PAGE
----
We work hard to make every child who comes into a seat check safer than when they arrived.
Tough Choices: Online
As technicians, we are taught to educate the caregivers. If there is a tough decision to be made, we do not make it. It is the caregiver’s job to make those choices.
Interacting with caregivers online, that distinction isn’t as obvious. We present the best practice information online. The caregiver then makes the choice to incorporate our advice into their situation, or not. We do not advocate for anything other than best practice, but the caregiver makes the final choice.
Online, we’re able to advocate consistently and a bit relentlessly for best practice. We do this for a couple of reasons: first, because we can. We’re not standing in a parking lot on a rainy day, trying to convince a caregiver that their 18 month old should be rear facing when the law and the car seat’s manual have a 1 year minimum. We’re interacting with you from a comfortable place, where we can look up resources to support everything we’re saying.
We’re also putting our advice in writing. Once written down, other caregivers can reference the advice we’re giving and if we’re not careful, interpret it in a different way than we intended.
So we work hard to be clear, confident, correct, and compassionate in the words we use online.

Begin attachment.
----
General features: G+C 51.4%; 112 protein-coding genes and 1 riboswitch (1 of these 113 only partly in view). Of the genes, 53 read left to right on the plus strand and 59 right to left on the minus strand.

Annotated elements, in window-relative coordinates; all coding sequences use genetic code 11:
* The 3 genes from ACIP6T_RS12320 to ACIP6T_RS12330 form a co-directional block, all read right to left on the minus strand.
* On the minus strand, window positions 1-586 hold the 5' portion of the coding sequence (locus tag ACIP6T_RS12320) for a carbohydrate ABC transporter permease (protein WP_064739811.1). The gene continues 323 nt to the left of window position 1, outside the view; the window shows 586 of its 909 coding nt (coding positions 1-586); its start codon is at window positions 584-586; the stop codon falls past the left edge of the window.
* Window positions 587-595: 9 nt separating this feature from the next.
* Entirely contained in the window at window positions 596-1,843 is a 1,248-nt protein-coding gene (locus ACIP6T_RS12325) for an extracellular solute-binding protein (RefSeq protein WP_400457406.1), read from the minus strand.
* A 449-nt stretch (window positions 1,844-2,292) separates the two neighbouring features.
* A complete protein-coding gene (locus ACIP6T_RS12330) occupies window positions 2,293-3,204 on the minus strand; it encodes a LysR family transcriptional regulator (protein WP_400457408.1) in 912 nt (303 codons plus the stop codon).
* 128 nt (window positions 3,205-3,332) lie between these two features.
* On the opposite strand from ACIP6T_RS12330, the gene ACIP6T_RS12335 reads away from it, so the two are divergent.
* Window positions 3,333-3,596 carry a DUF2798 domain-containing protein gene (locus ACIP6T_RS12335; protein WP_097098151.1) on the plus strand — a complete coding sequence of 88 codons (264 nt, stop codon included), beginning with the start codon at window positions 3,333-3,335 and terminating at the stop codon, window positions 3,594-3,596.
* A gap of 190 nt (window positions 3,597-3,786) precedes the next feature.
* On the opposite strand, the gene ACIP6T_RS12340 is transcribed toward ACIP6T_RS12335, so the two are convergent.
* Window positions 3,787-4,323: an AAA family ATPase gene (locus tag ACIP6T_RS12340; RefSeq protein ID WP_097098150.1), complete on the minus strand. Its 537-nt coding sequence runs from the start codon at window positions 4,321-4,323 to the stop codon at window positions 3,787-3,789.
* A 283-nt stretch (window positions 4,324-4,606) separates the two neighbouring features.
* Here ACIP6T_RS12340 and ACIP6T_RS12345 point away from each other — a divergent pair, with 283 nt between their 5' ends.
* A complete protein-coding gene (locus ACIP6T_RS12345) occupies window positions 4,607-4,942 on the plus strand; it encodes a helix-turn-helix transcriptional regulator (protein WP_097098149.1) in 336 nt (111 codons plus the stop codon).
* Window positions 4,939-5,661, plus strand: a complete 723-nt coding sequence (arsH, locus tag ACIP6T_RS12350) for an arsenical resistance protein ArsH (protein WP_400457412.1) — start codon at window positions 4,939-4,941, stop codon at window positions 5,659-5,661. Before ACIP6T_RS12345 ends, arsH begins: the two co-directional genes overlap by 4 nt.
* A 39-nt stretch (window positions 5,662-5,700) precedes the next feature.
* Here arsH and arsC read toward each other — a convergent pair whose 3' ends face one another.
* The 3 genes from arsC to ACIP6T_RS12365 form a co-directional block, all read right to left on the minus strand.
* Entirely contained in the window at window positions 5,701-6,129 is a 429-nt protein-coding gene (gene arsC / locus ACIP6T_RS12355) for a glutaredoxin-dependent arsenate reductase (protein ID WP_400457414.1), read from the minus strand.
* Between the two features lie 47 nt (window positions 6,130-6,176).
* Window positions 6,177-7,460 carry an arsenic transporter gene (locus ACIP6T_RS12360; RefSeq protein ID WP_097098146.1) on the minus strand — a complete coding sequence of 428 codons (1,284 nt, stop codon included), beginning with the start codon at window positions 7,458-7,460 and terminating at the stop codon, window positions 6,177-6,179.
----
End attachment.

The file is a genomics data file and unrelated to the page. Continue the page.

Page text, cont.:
Caregivers hearing our message is our primary goal.
The Law vs. Best Practice
At times, the law and other government organizations set minimum safety guidelines that fall below the marker of best practice. As an advocacy organization, CSFTL is fortunate — we can advocate for best practice whenever possible, even when the current law falls short of that best practice.
Given this unique platform, we’re able to adopt and adhere to the following best practice guidelines:
- We maintain that children under two should be rear facing, even though it is not illegal for a one year old to forward face in most places, and even though it is actually illegal for a one year old to rear face in some places.
- We maintain that boosters are for children ages 5 and up and not four or three years old, no matter how the seats are marketed. We would never, ever advocate for, or permit a recommendation for, for example, a Harmony Backless booster for a 30 lb 38″ two year old, no matter how technically legal it is.
- We maintain that all forward facing seats should be top tethered, 100% of the time, and that this means, sometimes, rearranging a car in a way that is not particularly convenient for the caregiver.
- We maintain that children need boosters well beyond the traditionally accepted age of 8, an age which does not correspond to any of the actual, known markers for seat belt readiness.
We understand all too well that the difference between an online discussion and a real-world seat check event is the ability to work within the gray area between best practice and improved safety for all passengers. This is why we always recommend parents and caregivers seek out a CPST for hands-on help in tricky situations.
While parents ultimately make the final decisions regarding seats for their child, our goal on the forum is to make sure we are providing education and resources in line with best practice recommendations so that all caregivers following can make their decisions with those guidelines in mind.